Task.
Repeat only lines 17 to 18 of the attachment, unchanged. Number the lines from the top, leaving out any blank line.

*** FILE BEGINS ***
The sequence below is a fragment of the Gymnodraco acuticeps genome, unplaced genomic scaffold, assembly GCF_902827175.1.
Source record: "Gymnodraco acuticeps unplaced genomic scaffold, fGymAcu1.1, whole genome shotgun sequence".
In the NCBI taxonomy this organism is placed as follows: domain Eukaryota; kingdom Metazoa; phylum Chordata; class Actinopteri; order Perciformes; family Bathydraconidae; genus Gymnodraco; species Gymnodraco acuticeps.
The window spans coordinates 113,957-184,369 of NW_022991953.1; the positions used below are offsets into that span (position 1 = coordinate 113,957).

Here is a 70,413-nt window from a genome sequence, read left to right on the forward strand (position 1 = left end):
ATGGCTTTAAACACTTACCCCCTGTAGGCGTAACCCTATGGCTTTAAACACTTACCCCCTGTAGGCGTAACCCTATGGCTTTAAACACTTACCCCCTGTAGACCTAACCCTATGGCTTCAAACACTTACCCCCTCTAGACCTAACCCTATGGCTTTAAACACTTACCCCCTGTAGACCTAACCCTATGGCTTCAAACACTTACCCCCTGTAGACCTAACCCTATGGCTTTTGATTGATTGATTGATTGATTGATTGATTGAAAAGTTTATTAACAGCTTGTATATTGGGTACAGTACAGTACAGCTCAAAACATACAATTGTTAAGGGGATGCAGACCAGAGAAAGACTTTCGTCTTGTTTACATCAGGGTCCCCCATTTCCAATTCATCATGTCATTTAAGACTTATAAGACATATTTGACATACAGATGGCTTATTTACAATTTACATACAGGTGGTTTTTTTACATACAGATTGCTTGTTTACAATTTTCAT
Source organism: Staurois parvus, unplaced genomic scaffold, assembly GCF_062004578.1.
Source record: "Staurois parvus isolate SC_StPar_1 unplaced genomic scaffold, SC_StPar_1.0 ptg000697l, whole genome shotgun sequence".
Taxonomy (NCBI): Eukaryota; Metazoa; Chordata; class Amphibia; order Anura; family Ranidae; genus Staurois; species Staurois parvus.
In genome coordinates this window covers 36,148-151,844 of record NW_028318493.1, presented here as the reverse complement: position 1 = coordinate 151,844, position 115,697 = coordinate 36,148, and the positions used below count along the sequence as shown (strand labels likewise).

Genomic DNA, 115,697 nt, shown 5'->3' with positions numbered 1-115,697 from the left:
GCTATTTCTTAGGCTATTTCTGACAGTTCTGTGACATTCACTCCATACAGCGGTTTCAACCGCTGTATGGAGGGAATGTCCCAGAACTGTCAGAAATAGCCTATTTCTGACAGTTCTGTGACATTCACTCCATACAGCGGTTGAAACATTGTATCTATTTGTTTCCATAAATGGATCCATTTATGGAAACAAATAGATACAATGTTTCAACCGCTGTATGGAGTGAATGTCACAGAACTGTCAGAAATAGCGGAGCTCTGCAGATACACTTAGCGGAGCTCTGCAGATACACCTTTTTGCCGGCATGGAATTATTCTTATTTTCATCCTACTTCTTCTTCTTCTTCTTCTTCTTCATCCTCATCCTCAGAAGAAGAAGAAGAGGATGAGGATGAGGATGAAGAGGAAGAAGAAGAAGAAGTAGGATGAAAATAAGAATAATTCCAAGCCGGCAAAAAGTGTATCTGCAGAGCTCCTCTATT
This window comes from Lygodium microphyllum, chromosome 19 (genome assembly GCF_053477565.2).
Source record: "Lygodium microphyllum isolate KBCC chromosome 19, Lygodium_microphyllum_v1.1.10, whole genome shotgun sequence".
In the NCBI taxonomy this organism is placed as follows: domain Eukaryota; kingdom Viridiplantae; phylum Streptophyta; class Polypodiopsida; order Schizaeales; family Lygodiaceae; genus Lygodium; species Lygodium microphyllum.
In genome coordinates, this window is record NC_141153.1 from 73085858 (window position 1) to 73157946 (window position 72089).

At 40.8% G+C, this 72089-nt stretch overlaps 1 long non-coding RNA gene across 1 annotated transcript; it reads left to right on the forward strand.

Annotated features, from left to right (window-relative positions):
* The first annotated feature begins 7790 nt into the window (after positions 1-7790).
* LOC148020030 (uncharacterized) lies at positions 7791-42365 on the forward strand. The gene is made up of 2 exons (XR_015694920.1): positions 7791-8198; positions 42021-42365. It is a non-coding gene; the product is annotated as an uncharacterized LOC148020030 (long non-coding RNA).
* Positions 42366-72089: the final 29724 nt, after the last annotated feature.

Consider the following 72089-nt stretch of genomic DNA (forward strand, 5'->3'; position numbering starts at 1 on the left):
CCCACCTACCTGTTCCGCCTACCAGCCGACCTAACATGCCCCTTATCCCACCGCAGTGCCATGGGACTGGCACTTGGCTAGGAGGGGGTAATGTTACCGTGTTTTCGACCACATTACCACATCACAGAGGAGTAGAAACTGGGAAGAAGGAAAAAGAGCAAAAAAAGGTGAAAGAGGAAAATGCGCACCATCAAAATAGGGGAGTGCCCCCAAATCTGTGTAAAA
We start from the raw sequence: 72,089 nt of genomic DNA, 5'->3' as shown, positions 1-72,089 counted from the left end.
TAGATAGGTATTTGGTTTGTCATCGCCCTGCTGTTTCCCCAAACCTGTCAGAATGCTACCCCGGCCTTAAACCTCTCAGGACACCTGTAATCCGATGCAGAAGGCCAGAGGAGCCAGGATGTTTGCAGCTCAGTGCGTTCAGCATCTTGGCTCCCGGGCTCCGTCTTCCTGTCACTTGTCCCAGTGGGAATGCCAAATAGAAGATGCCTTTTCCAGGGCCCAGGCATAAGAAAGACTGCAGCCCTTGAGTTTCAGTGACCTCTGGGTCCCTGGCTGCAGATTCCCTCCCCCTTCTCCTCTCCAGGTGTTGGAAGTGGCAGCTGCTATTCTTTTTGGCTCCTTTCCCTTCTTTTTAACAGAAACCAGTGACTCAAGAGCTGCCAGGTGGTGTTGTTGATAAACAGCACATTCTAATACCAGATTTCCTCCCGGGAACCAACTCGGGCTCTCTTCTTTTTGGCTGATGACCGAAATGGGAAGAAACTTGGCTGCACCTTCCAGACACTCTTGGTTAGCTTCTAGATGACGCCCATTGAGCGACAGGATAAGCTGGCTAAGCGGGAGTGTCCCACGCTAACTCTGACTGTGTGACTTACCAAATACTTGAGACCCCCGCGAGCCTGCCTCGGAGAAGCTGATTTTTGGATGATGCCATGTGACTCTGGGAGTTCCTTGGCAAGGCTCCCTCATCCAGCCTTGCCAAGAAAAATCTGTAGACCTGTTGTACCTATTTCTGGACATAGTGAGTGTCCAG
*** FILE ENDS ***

At 40.8% G+C, this 72089-nt stretch overlaps 1 long non-coding RNA gene across 1 annotated transcript; it reads left to right on the forward strand.

Annotated features, from left to right (window-relative positions):